The 411: With a Ph.D. in biology, Dr. Kimberly Rosvall is a go-to expert in the field of animal behavior, particularly when it comes to physiology, ecology and evolution.
As a young girl growing up, Kimberly Rosvall always loved exploring the outdoors and learning more about nature, but she never knew she could make a satisfying career out of her adventures until college, when she decided to become a biologist.
Now as an assistant professor at Indiana University, Rosvall gets to wear many different hats while she lives out her passion of studying why and how animals behave the way they do.
“I approach this question using a lot of different sub-fields of biology — genomics, endocrinology, evolution, ecology,” she said. “My work is integrating these multiple, different perspectives and different tools to figure out why an animal has this type of behavior or that type of behavior and to figure out how that manifests inside the animal in terms of what’s going on with its hormones and its brain and the genes that it is expressing inside its body.”
For this article, we’ll discuss Rosvall’s one-of-a-kind study about competition among female tree swallows, one of the most common migratory songbirds in North America, and the impact her work is making not only on the field of animal behavior but on society as a whole.
When female aggression and maternal care collide
Rosvall has been studying tree swallows for the past 13 years, but in the paper “Life History Trade-Offs and the Evolution of Behavioral Sensitivity to Testosterone: An Experimental Test When Female Aggression and Maternal Care Co-Occur,” she set out to determine why some females are more aggressive than others when it comes to competing for a nesting site and what the costs of being an aggressive female are.
In order to do this, Rosvall examined free-living tree swallows in bird boxes she assembled in their natural habitat. She also gave some birds a tiny, relatively non-invasive silicone implant filled with testosterone, and the others simply received a placebo.
What she found is females that received the testosterone were more aggressive than those that received the placebo, but the aggressive behaviors did not significantly go outside the normal range for that system.
Like all female vertebrates, it is normal for female tree swallows to produce testosterone, but the females with the testosterone implants simply had testosterone levels that are on par with the highest levels found in females in nature.
She also found females that received testosterone neglected their motherly duties more so than those that received a placebo, including improperly incubating their eggs. During the daytime, while the average temperature in a controlled female’s nest was 38 degrees Celsius, the average temperature in a testosterone-implanted female’s nest was 10 degrees colder.
“This is really bad for the chicks developing inside those eggs,” Rosvall noted.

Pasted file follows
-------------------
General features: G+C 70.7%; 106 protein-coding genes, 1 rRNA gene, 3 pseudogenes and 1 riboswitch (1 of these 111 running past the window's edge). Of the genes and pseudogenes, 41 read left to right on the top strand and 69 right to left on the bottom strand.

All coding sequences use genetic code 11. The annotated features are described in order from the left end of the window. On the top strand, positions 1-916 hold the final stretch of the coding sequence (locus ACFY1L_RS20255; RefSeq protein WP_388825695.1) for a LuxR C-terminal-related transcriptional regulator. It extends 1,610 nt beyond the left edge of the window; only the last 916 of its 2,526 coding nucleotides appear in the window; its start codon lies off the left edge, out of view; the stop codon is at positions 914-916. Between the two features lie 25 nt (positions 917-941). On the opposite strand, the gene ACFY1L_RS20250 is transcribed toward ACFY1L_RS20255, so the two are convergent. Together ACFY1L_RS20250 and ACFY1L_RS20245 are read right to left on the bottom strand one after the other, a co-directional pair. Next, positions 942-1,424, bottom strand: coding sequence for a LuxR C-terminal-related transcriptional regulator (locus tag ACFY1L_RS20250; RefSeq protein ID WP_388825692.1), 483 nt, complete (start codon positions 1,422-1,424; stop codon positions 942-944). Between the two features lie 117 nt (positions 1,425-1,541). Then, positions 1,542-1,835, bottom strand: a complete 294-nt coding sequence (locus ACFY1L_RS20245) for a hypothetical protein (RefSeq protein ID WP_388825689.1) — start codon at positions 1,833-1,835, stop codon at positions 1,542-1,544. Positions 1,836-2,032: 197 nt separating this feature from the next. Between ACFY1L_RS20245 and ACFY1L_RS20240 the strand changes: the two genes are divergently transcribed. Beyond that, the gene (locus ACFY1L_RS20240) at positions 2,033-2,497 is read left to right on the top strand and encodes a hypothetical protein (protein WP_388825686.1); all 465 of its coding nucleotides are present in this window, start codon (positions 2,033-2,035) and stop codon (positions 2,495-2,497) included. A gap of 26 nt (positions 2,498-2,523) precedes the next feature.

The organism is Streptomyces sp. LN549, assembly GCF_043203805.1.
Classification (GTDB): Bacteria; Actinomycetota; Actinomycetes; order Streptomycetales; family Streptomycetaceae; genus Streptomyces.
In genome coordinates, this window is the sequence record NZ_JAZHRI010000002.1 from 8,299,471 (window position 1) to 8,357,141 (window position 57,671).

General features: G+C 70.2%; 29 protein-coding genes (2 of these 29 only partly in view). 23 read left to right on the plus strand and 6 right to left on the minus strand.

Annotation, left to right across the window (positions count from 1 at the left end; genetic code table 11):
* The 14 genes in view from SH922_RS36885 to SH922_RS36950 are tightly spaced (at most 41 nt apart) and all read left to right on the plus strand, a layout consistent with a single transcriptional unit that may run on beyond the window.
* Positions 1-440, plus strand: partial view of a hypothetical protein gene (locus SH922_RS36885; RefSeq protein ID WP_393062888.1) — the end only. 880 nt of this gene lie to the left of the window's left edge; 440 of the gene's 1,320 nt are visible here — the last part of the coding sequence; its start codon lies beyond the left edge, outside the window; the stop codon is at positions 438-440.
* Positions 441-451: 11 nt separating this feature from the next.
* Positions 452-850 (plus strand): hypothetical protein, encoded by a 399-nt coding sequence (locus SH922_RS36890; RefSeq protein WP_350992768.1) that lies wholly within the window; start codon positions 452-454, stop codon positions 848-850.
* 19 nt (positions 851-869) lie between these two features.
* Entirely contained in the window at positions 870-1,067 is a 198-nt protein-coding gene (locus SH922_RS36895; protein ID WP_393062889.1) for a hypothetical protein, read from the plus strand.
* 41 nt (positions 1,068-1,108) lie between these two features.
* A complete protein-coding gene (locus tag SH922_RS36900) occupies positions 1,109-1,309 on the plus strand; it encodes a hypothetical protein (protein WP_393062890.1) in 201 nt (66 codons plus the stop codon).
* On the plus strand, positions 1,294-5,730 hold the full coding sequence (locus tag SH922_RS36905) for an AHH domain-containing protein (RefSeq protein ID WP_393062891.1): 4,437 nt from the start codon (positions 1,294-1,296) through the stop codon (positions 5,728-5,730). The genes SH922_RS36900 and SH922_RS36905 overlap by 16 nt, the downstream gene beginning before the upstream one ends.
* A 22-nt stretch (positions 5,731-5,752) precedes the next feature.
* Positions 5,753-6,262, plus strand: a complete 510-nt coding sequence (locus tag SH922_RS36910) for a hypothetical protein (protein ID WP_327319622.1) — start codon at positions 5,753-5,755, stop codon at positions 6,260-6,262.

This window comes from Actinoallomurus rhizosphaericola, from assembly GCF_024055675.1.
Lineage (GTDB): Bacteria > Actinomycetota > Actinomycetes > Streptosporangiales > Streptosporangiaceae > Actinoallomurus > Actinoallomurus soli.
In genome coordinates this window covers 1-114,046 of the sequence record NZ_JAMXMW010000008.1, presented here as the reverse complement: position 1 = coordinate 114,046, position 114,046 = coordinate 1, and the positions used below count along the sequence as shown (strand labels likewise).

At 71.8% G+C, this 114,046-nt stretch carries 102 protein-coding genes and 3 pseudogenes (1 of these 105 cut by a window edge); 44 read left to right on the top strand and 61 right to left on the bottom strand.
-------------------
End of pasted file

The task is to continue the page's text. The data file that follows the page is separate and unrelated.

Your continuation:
Rosvall said while these results may make aggression seem like an unfavorable behavior for Tree Swallows, there’s a time component to take into consideration.
“Females have to be aggressive in order to get a place to breed, and then they basically need to shut that off as much as they can and switch roles,” she said. “They need to be really hardcore and really aggressive at the beginning of the breeding season, and then they need to hunker down and take care of their chicks. High testosterone and high aggression can interfere with parental care.”
For the past two years, Rosvall has focused on follow-up work to this study, including examining how this behavioral shift happens, how a female can maximize aggressive behaviors when she’s competing for a nesting site and how she can minimize those behaviors as her role as a mother becomes more important.
“The thing I want the general public to know about studies like this is that competition in females in many species is a normal part of life, and females make testosterone, too,” she said. “Female competition is an important component of these birds’ lives and probably of a lot of other vertebrates’ lives as well.”
Rosvall is expanding her research to include experiments that look at how aggressive experiences affect individuals in the future in terms of behavior and physiology.
“In other words, does getting in a fight adaptively prime you for success in future fights, or does it have some kind of negative long-term effect that could bear out in other realms, like in parental care?” she asked. “The answer could be that both of those things apply — it could prepare you for success in an unstable future world where you need to be aggressive, but there could be trade-offs associated with that in terms of your ability to be a parent or take care of yourself.”
Rosvall is excited about the ways in which “how-type” questions might apply to humans.
“We can learn things from studying birds that we can potentially apply to other animals, including humans, to solve big societal problems. For example, what are the types of changes in hormone or gene regulation that we might expect to see in response to past violence or aggression, or what are the physiological effects of bullying?” she said. “Humans and birds are different in many ways, and other scientists would have to test those questions in humans to follow up on the work I’m doing. But birds and humans do have a lot of similarities in physiology, and research in my lab provides a first key step toward understanding how aggression is controlled and how aggression might affect animals in the long run.”
To learn more about Dr. Kimberly Rosvall and her work, visit www.indiana.edu/~krosvlab.